In addition to changes in the application process, the CTIS system allows more data to become publicly available. The European Medicines Agency (EMA) publishes documents uploaded to the portal, thereby increasing transparency of clinical trial information.

Timeline

The timeline of the Clinical Trial Regulation is challenging due to the required development and go-live of the CTIS. The CTR entered into force on 16 June 2014, but is expected to become effective in the 1st Quarter of 2022 due to unexpected delays in the technical development of the CTIS. The go-live of the CTIS is dependent on the successful passing of the independent audit expected to be performed in December 2020.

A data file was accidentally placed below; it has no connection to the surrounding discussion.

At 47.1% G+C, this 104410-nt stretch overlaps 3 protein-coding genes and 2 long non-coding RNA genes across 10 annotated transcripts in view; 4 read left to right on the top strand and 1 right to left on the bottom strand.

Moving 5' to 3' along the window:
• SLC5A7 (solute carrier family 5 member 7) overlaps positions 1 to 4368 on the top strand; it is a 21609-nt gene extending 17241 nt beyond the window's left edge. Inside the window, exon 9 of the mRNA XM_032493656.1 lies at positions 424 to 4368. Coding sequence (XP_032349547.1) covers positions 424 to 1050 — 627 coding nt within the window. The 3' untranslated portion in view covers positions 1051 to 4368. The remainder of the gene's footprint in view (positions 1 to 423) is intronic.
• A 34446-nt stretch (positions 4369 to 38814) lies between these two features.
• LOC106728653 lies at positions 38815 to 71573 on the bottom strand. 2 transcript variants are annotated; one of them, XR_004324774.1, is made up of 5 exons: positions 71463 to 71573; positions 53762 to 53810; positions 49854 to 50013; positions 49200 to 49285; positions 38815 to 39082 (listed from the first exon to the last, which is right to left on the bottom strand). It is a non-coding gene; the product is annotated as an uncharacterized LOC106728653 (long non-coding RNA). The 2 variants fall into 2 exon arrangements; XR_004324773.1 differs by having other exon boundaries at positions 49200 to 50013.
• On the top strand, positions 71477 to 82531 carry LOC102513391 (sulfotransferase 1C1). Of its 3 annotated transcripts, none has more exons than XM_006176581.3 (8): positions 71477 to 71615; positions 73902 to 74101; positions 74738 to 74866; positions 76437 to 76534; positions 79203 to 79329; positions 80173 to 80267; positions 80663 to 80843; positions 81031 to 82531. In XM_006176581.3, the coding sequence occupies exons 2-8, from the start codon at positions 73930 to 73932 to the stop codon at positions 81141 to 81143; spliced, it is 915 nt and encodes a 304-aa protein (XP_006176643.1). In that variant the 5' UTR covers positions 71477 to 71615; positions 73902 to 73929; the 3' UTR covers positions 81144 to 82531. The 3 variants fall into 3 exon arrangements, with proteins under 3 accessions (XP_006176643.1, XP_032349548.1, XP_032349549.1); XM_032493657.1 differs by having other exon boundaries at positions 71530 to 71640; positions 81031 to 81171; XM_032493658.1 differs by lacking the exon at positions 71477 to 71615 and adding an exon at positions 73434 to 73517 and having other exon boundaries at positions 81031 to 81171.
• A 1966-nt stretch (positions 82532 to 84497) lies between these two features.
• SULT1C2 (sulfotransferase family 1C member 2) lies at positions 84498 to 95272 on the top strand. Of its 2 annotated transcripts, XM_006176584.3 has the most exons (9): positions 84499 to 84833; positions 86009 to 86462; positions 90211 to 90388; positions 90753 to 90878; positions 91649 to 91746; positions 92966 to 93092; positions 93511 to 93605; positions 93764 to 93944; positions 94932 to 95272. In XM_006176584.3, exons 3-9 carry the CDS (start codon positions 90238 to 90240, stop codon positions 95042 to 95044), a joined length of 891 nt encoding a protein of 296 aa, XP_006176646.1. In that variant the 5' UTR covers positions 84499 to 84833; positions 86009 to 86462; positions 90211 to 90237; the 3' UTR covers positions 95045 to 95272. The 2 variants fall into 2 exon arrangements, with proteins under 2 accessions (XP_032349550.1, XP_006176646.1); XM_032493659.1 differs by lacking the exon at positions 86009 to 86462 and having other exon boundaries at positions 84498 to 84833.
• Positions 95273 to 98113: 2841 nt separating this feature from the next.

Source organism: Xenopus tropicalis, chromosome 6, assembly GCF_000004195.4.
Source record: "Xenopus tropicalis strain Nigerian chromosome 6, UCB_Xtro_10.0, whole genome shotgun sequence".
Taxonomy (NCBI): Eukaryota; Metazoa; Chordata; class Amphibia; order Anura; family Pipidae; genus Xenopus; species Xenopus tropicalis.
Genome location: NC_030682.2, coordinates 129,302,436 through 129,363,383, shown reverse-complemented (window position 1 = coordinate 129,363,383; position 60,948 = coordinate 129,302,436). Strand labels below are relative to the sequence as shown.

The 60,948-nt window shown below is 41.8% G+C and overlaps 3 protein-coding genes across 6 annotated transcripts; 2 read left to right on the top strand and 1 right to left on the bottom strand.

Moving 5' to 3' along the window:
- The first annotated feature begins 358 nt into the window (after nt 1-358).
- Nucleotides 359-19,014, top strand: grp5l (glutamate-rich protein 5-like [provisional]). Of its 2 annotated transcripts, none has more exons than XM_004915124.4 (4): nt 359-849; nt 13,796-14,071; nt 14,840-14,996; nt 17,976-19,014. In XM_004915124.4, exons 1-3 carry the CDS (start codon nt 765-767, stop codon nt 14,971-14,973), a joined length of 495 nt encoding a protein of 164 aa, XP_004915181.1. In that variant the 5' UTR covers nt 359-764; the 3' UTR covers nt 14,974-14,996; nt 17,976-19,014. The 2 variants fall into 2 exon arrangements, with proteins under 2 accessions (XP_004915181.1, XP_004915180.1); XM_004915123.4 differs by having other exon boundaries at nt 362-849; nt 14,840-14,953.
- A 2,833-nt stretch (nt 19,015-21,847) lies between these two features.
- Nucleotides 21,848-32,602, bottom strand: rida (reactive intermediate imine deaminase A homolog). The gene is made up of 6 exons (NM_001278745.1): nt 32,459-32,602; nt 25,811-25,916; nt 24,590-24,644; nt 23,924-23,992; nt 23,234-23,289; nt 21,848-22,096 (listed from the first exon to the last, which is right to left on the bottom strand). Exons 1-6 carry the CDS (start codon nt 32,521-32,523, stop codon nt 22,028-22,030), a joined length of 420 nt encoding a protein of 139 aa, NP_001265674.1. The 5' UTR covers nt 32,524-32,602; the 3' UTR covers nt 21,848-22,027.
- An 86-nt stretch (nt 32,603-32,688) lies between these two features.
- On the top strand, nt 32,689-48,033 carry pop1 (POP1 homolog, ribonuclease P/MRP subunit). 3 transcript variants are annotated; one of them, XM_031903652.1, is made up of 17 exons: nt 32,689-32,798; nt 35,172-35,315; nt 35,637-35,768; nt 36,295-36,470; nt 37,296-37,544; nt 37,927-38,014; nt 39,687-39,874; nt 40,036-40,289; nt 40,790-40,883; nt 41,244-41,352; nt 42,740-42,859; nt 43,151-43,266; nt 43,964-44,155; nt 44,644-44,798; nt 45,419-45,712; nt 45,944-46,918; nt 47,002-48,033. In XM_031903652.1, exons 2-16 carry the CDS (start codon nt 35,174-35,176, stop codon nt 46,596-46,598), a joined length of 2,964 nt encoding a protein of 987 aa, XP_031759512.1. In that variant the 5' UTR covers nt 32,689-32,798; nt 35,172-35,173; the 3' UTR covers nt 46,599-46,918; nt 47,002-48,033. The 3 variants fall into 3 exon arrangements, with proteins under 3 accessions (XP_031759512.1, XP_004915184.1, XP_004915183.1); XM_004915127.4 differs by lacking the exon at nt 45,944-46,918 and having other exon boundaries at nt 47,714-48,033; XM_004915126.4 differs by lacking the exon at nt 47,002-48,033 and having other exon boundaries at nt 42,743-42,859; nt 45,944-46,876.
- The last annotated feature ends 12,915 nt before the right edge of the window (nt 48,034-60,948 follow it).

Should the audit be passed and the system go live according to the current schedule, from Q1 2022 a transition period will start until Q1 2025. The transition period will give sponsors opportunities to make use of the CTD and the CTR interchangeably. These opportunities will be outlined further in this blog series.

Figure 2. CTR implementation timeline

*In the recent DIA CTR Conference, the EMA suggested that CTIS may go live at the end of the year 2021.

Relevance for organisations

While simplifying the application process and fostering innovation, the CTR also brings about several risks and challenges for organisations:

Some of the more operational challenges which fall under those outlined are:

  1. ensuring compliance to legal requirements under CTR specifically the need for a European-based legal representative. The CTR requires organisations conducting clinical trials in Europe to have a legal representative based in Europe. This can be a challenge for organisations based outside the EU or for organisations in which the clinical trial sponsor is based outside EU. In our next blog we examine the different options organisations have to tackle this challenge;